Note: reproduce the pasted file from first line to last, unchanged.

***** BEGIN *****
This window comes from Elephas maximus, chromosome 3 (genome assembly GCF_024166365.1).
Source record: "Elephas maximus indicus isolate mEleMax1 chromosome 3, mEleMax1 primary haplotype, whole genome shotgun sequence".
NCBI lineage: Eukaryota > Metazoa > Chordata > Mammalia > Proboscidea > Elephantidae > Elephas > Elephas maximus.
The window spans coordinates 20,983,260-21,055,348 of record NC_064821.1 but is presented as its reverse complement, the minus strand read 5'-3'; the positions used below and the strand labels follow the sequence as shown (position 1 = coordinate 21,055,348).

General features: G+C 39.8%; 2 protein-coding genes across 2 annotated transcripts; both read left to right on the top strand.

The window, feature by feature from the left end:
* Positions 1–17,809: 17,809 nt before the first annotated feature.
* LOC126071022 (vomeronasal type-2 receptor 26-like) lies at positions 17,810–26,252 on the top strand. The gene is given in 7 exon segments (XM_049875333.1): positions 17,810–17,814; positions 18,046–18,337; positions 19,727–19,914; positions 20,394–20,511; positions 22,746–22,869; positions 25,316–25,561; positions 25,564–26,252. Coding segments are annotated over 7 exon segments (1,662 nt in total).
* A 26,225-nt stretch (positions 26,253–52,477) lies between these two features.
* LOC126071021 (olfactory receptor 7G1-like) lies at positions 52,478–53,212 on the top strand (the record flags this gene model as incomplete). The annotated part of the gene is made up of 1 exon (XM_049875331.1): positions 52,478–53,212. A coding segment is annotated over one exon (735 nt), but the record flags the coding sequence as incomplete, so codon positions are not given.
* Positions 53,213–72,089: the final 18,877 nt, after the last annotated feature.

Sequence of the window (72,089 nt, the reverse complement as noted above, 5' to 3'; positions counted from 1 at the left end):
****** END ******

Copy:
This window comes from Elephas maximus, chromosome 3 (genome assembly GCF_024166365.1).
Source record: "Elephas maximus indicus isolate mEleMax1 chromosome 3, mEleMax1 primary haplotype, whole genome shotgun sequence".
NCBI lineage: Eukaryota > Metazoa > Chordata > Mammalia > Proboscidea > Elephantidae > Elephas > Elephas maximus.
The window spans coordinates 20,983,260-21,055,348 of record NC_064821.1 but is presented as its reverse complement, the minus strand read 5'-3'; the positions used below and the strand labels follow the sequence as shown (position 1 = coordinate 21,055,348).

General features: G+C 39.8%; 2 protein-coding genes across 2 annotated transcripts; both read left to right on the top strand.

The window, feature by feature from the left end:
* Positions 1–17,809: 17,809 nt before the first annotated feature.
* LOC126071022 (vomeronasal type-2 receptor 26-like) lies at positions 17,810–26,252 on the top strand. The gene is given in 7 exon segments (XM_049875333.1): positions 17,810–17,814; positions 18,046–18,337; positions 19,727–19,914; positions 20,394–20,511; positions 22,746–22,869; positions 25,316–25,561; positions 25,564–26,252. Coding segments are annotated over 7 exon segments (1,662 nt in total).
* A 26,225-nt stretch (positions 26,253–52,477) lies between these two features.
* LOC126071021 (olfactory receptor 7G1-like) lies at positions 52,478–53,212 on the top strand (the record flags this gene model as incomplete). The annotated part of the gene is made up of 1 exon (XM_049875331.1): positions 52,478–53,212. A coding segment is annotated over one exon (735 nt), but the record flags the coding sequence as incomplete, so codon positions are not given.
* Positions 53,213–72,089: the final 18,877 nt, after the last annotated feature.

Sequence of the window (72,089 nt, the reverse complement as noted above, 5' to 3'; positions counted from 1 at the left end):